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A way-too-on-the-nose message

Don’t Worry Darling is a bad sermon packaged as a film

Harry Styles, left, and castmates from Don’t Worry Darling attend the Venice Film Festival in Venice, Italy, on Sept. 5, 2022. Photo by Joel C Ryan/Invision/Associated Press

A way-too-on-the-nose message
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I have this friend who in any given conversation is for sure going to bash The Patriarchy, Christian Nationalism, white people (despite being one himself), and the latent racism inherent in every person we know (except him).

The conversation could start out about Thanksgiving dinner, little league baseball, or classic cars. It really doesn’t matter, because he is going to direct every conversation to these four things. It’s like hitting for the progressive cycle, conversationally. I should add—in case he reads this (he totally won’t)—that I still genuinely enjoy and admire this guy, despite us agreeing that we disagree on like 95 percent of things.

I say all of this as a means of introducing the movie Don’t Worry Darling, which starred Harry Styles and Florence Pugh, and was the latest in a long line of “didn’t the ’50s look amazing but also weren’t they horrible” movies or television shows. It’s like we need to occasionally be reminded of how absolutely amazing every sofa looked in the 1950s while at the same time being reminded that the selfsame awesome sofa is actually in the domestic prison of any suburban home. And that having a traditional family, cleaning the bathroom, cooking dinner, and men leaving for work in the morning are all super horrible concepts.

In this, Don’t Worry Darling was not unlike talking to my progressive conversation buddy inasmuch as a heavy-handed, too-on-the-nose message was shoehorned into what otherwise could have been a really interesting story about a planned community in the desert. Here’s the thing—planned communities are always creepy. I think this every time I visit The Villages near Orlando, and take a swim to the dulcet tones of Villages Radio. The movie could have been about this theme. (Or marriage, which is almost always an interesting movie topic.)

The hard thing about real life is that somebodyhas to clean the bathrooms and make dinner.

The movie could have also been about the variety of plot devices it never paid off—including the plane crashing, the weird sounds, the idea that the cult-leaderish Chris Pine character was maybe manufacturing weapons, or what the guys do at work all day. Any of these things would have been more interesting than what it was: apparently a two-hour short film about the patriarchy made by your college friend who took his/her first philosophy class as a sophomore and became temporarily insufferable.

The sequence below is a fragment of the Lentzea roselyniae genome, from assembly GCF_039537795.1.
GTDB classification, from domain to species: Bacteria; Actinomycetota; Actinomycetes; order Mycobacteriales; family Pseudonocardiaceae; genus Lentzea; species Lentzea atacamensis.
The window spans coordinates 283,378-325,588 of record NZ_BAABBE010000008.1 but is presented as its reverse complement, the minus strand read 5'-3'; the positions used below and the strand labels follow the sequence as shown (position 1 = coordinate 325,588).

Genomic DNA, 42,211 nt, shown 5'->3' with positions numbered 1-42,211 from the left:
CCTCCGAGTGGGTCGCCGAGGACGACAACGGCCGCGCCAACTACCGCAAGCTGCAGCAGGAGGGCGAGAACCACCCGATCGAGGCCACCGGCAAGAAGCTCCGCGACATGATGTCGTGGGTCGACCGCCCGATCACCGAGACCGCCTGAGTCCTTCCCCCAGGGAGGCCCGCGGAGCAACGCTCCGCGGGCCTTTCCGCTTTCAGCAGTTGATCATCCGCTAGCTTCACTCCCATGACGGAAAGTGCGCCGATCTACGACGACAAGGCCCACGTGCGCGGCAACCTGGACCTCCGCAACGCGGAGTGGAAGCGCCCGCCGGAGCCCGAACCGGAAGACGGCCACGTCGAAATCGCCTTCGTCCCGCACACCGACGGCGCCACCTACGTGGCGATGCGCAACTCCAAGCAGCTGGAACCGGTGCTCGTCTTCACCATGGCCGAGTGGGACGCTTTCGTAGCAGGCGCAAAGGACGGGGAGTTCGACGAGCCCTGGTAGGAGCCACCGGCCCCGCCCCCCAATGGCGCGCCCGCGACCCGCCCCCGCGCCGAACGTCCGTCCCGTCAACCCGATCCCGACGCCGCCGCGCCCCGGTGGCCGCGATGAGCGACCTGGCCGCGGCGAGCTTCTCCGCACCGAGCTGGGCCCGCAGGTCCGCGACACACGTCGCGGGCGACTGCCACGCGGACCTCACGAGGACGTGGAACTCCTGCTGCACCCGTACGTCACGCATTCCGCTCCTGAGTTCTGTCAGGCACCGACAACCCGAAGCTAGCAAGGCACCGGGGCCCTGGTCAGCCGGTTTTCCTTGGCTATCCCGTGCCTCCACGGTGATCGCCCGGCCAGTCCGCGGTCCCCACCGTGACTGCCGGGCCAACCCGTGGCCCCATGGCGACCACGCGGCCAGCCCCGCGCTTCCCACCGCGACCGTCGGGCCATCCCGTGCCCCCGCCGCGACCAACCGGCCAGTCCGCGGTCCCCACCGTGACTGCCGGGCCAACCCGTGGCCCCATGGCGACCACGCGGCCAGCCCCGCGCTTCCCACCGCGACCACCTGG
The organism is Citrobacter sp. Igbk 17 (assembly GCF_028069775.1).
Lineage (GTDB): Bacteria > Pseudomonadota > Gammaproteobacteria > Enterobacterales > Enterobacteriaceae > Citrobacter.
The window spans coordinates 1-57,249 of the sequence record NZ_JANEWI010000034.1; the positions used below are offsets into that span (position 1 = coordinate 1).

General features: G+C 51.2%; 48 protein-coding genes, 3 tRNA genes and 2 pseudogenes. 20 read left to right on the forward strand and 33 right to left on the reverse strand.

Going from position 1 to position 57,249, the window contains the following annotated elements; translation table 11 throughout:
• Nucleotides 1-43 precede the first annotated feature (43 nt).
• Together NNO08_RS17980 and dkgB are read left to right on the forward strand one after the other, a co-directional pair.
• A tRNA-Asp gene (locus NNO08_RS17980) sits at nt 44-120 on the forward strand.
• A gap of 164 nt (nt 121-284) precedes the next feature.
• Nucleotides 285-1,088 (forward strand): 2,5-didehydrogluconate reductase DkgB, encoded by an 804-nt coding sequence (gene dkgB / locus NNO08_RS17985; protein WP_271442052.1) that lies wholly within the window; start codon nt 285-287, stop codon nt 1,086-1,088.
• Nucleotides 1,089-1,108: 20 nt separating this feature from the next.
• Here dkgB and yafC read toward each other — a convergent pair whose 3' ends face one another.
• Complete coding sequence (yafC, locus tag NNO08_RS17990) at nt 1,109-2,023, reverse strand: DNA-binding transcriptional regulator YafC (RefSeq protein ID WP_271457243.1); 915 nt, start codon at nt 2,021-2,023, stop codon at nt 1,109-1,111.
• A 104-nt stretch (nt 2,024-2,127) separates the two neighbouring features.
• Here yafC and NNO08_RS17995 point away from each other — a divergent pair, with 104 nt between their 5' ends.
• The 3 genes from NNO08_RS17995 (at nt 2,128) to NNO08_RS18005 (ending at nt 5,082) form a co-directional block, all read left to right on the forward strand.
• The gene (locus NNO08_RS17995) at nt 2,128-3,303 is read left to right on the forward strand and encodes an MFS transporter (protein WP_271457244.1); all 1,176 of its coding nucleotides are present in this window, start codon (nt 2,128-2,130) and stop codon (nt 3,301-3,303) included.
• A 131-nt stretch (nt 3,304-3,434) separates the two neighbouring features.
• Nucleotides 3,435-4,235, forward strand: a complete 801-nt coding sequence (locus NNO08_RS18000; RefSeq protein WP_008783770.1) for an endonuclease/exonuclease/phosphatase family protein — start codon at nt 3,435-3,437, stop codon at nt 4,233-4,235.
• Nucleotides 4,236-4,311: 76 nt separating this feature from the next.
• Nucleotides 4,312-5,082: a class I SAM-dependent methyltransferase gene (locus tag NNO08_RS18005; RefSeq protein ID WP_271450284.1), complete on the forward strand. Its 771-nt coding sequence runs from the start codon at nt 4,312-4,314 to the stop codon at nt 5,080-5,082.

In this, it wasn’t all that different than Mel Gibson’s The Patriot, which was an hour-too-long tribute to Mel Gibson but also celebrated America. The Patriot’s imagery was also way too on-the-nose and heavy-handed, but it still managed to be a fun movie with fun good-guy/bad-guy stuff. Don’t Worry Darling could have been really fun.

The hard thing about real life is that somebody has to clean the bathrooms and make dinner. But the hard thing about making movies is that if that person is a woman you’re sexist, if that person is someone you hire you’re classist, and apparently if you leave that person at home while yourself going to work, you are the worst kind of person.

My wife and I are raising two boys. We both really hope that (among other things) they grow up to become the kind of men who leave home in the morning to do a job. Call us staid traditionalists, but we think this is important. We hope they also become the kind of men who love their wives by helping out around the house and being genuine partners in everything from conversation to raising children.

I wish that my friend from the first paragraph didn’t feel the pressure to always do his I’m One of the Good Guys progressive talking points. I also wish that Don’t Worry Darling could have just been a movie, not a sermon—and in this case, a bad sermon.

Ted Kluck

Ted Kluck is the award-winning internationally published author of 30 books, and his journalism has appeared in ESPN the Magazine, USA Today, and many other outlets. He is screenwriter and co-producer on the upcoming feature film Silverdome and co-hosts The Happy Rant Podcast and The Kluck Podcast.  Ted won back-to-back Christianity Today Book of the Year Awards in 2007 and 2008 and was a 2008 Michigan Notable Book Award winner for his football memoir, Paper Tiger: One Athlete’s Journey to the Underbelly of Pro Football.  He currently serves as an associate professor of journalism at Union University in Jackson, Tenn., and coaches long snappers at Lane College. He and his wife Kristin have two children.

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